PPS. "Is it me..?" Department. I thought I'd share this with you.. While we were away, we were sitting in a café somewhere and I was tearing the end of the paper tube of sugar for my coffee. I tore the end of the first one, poured the sugar in my coffee and crumpled up the paper and put it in the ash tray. I then took the second one - tore the top off it and poured the sugar straight into the ash tray.. How did that happen? Have I now reached the age when I'll open my eyes one day to find I'm standing in my pyjamas in a shopping centre? Tell me I'm not the only one!

Finally, on the theme of Luz Saint Sauveur, Napoleon III used to visit the area and he apparently said one day that he'd like a bridge to be built to span a local gorge. Four years later, in 1863, it was duly completed. Nowadays it's used for bungee jumping or saut à l'élastique as it's known here. Here's a clip that shows what it's like to fall 90m.. Did we try it? Er no..

3rd August 2011. I mentioned Woody Allen's new film "Midnight in Paris" a few posts ago - hands up all those who've seen it...? This is "Bistro Fada" - a catchy little swing jazz guitar number from it..

4th August 2011. Every now and again, a moment comes along that reminds us why we like it here so much. For example, this morning we took the pooch for a walk around Lac Mouriscot at Biarritz. Even at the height of the tourist season, we were almost the only ones there. There's a shaded walk around the lake and the cool waters were just too tempting for Chibby - he didn't waste any time in getting wet and muddy. On our return, we had lunch outside on the terrace - Madame had bought some fresh crab legs and sardines. We had the crab legs with a salad and then we fired up the plancha to cook the sardines with her patent Piment d'Espelette marinade. I served some cold Sangria - and afterwards we had some fruit. Then, a Turkish coffee and a cigarillo.. under the umbrella in the heat of the afternoon sun. Perfect.. The thought crossed my mind - could we do any of this back in the UK..? Answer? Regrettably no..


Lesley said...

Had to stop the Cascades vid. twice to go to the loo.
Any news on the dog's puppy arrivals yet?

Pipérade said...

Too much information!☺
It was the same at the hotel - waking up at 5am to the sound of the rushing torrent below wasn't conducive to staying in bed!
The pups? The bitch lost them.. she had some kind of infection and the vet prescribed antibiotics which he said might harm the pups - he was right.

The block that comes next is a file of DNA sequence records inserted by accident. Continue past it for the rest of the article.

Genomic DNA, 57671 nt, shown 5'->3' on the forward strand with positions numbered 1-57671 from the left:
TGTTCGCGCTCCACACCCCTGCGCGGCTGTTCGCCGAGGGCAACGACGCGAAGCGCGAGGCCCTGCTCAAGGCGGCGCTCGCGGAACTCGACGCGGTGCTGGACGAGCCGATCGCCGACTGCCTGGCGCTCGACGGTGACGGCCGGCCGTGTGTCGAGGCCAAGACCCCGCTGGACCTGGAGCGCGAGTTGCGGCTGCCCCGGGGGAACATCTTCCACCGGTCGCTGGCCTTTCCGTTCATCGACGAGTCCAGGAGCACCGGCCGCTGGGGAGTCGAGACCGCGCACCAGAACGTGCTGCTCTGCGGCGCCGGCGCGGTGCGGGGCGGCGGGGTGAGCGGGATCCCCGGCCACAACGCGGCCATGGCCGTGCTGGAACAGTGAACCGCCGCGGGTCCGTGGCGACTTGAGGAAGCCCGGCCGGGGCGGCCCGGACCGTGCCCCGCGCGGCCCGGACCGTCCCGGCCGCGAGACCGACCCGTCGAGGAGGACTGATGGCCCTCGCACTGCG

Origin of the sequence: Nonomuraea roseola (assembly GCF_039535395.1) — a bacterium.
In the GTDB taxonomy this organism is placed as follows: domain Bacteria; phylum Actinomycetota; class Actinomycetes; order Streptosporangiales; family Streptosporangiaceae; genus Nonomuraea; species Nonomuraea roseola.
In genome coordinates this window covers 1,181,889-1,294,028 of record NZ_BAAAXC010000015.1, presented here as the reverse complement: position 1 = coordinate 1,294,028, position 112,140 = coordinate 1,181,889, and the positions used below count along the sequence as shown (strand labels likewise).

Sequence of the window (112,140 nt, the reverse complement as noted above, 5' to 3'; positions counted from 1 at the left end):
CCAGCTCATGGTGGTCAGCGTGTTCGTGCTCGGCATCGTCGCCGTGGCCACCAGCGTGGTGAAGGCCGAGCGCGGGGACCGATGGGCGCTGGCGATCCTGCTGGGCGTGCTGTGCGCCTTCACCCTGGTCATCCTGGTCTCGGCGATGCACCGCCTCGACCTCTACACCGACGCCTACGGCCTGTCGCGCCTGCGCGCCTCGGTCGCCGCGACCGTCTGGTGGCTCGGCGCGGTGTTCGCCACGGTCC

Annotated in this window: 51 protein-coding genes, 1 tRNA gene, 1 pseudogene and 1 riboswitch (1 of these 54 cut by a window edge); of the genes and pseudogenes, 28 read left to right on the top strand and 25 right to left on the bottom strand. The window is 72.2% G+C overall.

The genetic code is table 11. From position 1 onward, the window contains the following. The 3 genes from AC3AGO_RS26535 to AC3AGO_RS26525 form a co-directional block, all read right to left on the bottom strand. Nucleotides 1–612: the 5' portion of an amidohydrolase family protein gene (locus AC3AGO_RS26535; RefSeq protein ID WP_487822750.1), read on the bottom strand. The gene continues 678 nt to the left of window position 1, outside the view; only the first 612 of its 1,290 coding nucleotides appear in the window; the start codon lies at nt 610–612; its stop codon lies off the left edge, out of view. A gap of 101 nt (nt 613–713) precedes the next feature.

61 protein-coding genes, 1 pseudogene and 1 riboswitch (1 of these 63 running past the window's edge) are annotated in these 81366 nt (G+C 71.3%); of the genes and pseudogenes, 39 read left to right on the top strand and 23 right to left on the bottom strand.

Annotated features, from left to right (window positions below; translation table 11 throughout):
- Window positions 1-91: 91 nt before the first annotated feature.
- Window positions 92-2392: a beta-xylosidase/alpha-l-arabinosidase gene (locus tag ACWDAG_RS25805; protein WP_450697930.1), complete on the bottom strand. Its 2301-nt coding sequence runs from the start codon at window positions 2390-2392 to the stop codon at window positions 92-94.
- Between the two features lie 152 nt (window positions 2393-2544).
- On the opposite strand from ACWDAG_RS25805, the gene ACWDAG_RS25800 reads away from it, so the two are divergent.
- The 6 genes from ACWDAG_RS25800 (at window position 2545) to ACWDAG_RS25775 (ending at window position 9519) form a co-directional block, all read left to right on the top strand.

Wonderful area around Luz Saint Sauveur - we're definitely going back there.. but to a different hotel!

Lesley said...

Shame about the pups.
Lovely region to visit and the 'summer' is becoming as popular as the 'winter'. It's close enough to us for a couple of days trip and our dog thought that the water looked very tasty.

Pipérade said...

He's a bit particular about his water.. it's got to be fresh! We were carrying a bottle of water for him but it wasn't fresh enough (for him!).. so no wonder he enjoyed standing chest deep in cold fresh water.. drinking for Britain!
Luz Saint Sauveur is an excellent base for touring in that region.. (the food at the hotel wasn't brilliant though)

POW16783 said...

Wow, I think you certainly manage to express in words and photos the sense of space and grandeur. Wonderful. I was very tempted, VERY tempted, until you mentioned the narrow roads and the drop offs. I'd be ill ;-(

Loved the clip, "What a shar".

Pipérade said...

You truly do get a sense of the high Pyrenees in that area - the mountain scenery is spectacular but, yes, it was hard for me to look away from the roads..
Don't let that put you off tho'..!
Highly recommended.

S and B said...

Thanks for your wonderful description and photos from the long weekend in the high Pyrenees. We have been enjoying your blog for months now and have it on our computer's opening/home page. You may be interested in this recent article about Madiran wines which gives the Chateau Bouscasee a very good rap. http://gourmettraveller.com.au/madiran-france.htm (sorry can't get the link to highlight)

S and B

Pipérade said...

Many thanks for your kind words S & B..
I'm a bit of a Madiran fan - I think it's been overshadowed by perhaps more famous wines for far too long. Why don't we see it more widely available? Probably comes down to production. Had a quick squint at Google (Aus) but it doesn't look like it's available down under. You'll just have to make that trip! Regards, P